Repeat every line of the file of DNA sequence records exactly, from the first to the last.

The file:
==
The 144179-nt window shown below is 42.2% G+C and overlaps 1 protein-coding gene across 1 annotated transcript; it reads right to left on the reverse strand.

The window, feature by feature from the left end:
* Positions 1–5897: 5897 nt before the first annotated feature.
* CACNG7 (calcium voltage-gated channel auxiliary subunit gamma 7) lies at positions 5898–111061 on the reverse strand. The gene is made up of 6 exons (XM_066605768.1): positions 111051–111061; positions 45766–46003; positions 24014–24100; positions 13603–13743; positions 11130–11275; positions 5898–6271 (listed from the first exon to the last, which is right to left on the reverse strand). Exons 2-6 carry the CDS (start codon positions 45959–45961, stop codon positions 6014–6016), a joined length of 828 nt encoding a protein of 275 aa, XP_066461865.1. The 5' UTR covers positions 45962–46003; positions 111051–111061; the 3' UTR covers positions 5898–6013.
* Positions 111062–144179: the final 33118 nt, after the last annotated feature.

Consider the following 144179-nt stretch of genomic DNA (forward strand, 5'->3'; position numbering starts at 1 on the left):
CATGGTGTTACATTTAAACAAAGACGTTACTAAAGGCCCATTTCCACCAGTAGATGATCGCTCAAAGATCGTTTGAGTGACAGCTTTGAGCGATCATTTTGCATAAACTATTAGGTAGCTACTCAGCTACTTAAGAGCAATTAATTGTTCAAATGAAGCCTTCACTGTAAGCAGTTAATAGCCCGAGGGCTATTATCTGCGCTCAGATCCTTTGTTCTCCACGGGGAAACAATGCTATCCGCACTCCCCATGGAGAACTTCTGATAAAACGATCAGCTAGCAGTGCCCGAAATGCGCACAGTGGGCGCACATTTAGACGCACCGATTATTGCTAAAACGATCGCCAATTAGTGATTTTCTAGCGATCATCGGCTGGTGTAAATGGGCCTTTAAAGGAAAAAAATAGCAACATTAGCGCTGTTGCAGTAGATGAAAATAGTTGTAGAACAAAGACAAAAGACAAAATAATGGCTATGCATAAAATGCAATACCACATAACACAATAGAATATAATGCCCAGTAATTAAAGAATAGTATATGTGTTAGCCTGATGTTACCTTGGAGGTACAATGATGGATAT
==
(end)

The 144179-nt window shown below is 42.2% G+C and overlaps 1 protein-coding gene across 1 annotated transcript; it reads right to left on the reverse strand.

The window, feature by feature from the left end:
* Positions 1–5897: 5897 nt before the first annotated feature.
* CACNG7 (calcium voltage-gated channel auxiliary subunit gamma 7) lies at positions 5898–111061 on the reverse strand. The gene is made up of 6 exons (XM_066605768.1): positions 111051–111061; positions 45766–46003; positions 24014–24100; positions 13603–13743; positions 11130–11275; positions 5898–6271 (listed from the first exon to the last, which is right to left on the reverse strand). Exons 2-6 carry the CDS (start codon positions 45959–45961, stop codon positions 6014–6016), a joined length of 828 nt encoding a protein of 275 aa, XP_066461865.1. The 5' UTR covers positions 45962–46003; positions 111051–111061; the 3' UTR covers positions 5898–6013.
* Positions 111062–144179: the final 33118 nt, after the last annotated feature.

Consider the following 144179-nt stretch of genomic DNA (forward strand, 5'->3'; position numbering starts at 1 on the left):
CATGGTGTTACATTTAAACAAAGACGTTACTAAAGGCCCATTTCCACCAGTAGATGATCGCTCAAAGATCGTTTGAGTGACAGCTTTGAGCGATCATTTTGCATAAACTATTAGGTAGCTACTCAGCTACTTAAGAGCAATTAATTGTTCAAATGAAGCCTTCACTGTAAGCAGTTAATAGCCCGAGGGCTATTATCTGCGCTCAGATCCTTTGTTCTCCACGGGGAAACAATGCTATCCGCACTCCCCATGGAGAACTTCTGATAAAACGATCAGCTAGCAGTGCCCGAAATGCGCACAGTGGGCGCACATTTAGACGCACCGATTATTGCTAAAACGATCGCCAATTAGTGATTTTCTAGCGATCATCGGCTGGTGTAAATGGGCCTTTAAAGGAAAAAAATAGCAACATTAGCGCTGTTGCAGTAGATGAAAATAGTTGTAGAACAAAGACAAAAGACAAAATAATGGCTATGCATAAAATGCAATACCACATAACACAATAGAATATAATGCCCAGTAATTAAAGAATAGTATATGTGTTAGCCTGATGTTACCTTGGAGGTACAATGATGGATAT